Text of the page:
I’m passionate about open-source science, so I had to give Big Ups to Neal Caren who I just learned is sharing code on github. His latest offering essentially replicates the Mark Regnerus study of children whose parents had same-sex relationships. The writeup of this exercise is at Scatterplot.
I believe that sharing data, and the code to analyze it, should be more common in academia – especially in sociology. It will save a lot of researcher time, and ensure that the work that we do is reproducible. My last post announced my contribution to github which consists of code to prepare some data from the exceptionally popular Add Health data. I’ll use this post to briefly describe github, revision control, and open-source programming more generally.
Let’s start with something everyone knows about… Wikipedia. It’s one of the marvels of our time, and it was created by hundreds of thousands of people collaborating with little top-down control.
Unlike Wikipedia, sites hosting open-source software, like github, often embrace having multiple versions (known as “forks”) of the same code. For every contributor to a project, many more people merely fork it and make minor changes for their personal use. Still, a significant number of programmers do seek the satisfaction, and the badge of honor, that comes with suggesting a change in the code of a popular project, and having it approved.
An absolutely integral part of all collaborative software engineering, not just open-source, is version control (aka revision control) software. This software allows users to keep a history of all previous versions of a piece of code (or some times other kinds of document), and to instantly highlight differences, and merge improvements made on separate copies.
I recommend most data analysts begin using version control software, even if they don’t plan on writing code collaboratively, because its easy to use and it facilitates backup, and good organization. I first discussed version control for data analysis here, but there is a much better discussion of for data analysts here. I took that advice, about a year ago, and started using git. It was simpler than I thought, and it is necessary to contribute to (though not to copy code from) github. Note that while I’m using R for the Add Health code I’m sharing, there is absolutely no reason not to use tools like git and github with SPPS, STATA, SAS, html, etc.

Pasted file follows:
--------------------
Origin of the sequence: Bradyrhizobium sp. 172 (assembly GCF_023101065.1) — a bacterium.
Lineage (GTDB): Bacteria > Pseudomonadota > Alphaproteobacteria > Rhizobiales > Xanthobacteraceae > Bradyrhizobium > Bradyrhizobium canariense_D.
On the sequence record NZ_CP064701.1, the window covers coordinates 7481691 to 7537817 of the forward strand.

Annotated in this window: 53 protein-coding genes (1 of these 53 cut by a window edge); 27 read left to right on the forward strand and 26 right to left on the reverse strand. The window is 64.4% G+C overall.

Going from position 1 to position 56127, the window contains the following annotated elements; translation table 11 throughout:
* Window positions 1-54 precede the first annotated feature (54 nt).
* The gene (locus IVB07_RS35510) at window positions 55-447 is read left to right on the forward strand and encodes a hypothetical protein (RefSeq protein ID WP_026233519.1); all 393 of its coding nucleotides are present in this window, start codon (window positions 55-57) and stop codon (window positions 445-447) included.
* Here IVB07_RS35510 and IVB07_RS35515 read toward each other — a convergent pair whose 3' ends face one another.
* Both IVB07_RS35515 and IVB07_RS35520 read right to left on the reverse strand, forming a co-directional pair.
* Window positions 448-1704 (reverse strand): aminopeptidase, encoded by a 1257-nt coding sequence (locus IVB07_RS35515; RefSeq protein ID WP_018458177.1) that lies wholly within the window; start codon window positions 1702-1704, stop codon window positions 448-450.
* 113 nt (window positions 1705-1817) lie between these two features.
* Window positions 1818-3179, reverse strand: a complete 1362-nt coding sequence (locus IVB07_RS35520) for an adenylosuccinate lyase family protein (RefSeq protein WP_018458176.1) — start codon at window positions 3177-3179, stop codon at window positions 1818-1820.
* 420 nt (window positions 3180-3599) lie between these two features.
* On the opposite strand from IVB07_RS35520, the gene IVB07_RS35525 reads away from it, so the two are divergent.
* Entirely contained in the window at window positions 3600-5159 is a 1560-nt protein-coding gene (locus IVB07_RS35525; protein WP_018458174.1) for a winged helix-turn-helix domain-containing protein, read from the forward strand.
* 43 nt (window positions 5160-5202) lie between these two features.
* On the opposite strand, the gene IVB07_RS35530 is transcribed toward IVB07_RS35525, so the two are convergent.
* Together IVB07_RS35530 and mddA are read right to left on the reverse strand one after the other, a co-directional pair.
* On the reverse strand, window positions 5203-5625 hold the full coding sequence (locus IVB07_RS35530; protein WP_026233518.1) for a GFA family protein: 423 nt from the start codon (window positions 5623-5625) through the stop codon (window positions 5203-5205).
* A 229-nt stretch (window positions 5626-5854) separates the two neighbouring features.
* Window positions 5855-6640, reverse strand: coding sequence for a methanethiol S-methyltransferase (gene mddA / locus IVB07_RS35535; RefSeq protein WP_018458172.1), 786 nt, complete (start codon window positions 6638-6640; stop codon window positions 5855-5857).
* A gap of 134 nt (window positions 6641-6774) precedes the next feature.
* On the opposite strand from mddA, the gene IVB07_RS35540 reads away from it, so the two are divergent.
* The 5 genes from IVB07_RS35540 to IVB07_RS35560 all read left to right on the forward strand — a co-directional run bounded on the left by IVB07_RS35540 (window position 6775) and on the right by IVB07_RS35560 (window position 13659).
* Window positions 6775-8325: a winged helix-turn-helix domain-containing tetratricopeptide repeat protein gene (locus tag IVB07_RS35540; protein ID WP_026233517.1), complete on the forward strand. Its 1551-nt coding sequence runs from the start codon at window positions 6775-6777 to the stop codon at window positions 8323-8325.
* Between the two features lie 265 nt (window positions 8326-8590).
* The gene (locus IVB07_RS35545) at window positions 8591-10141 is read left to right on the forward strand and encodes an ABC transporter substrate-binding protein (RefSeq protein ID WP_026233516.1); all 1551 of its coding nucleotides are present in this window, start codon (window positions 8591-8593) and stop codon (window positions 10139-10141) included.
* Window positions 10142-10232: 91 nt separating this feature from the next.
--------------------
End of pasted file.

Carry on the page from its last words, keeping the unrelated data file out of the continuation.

The National Longitudinal Study of Adolescent Health, aka Add Health, has been in use for more than a decade ago. Thousands of researchers have used it. This is fantastic. There are great economies of scale in the data collection.
Sadly, we researchers have wasted years doing things that others have already done. Anyone beginning a new project must first clean their data. Add Health doesn’t require as much cleaning as some other, messier sources of data, thanks to people like Joyce Tabor, James Moody, Ken Frank, and many others. Still, I think research would be sped up quite a lot, and communication greatly enhanced, if people shared their code more widely. Therefore I’ve created my first github code repository which prepares the variables from the widely used in-school questionnaire portion of Add Health.
This will be of most use to people using R, but the data could be exported. The script also includes cross tabulations and fairly detailed comments which I hope will help people think about the data. Some time soon I’ll upload more code.
p.s. Do share links to other code repositories in the comments!
Intuition suggests that transparency shouldn’t cost that much money, but has the potential to be a powerful force for improving institutional incentives.
Recently, the sociology blogosphere has been discussing the ASA’s proposed dues increase (See here, here, here, and here). Many are skeptical that the dues increase is in the best interest of the members. But even those who might support the increase can get behind the call for more transparency from the ASA.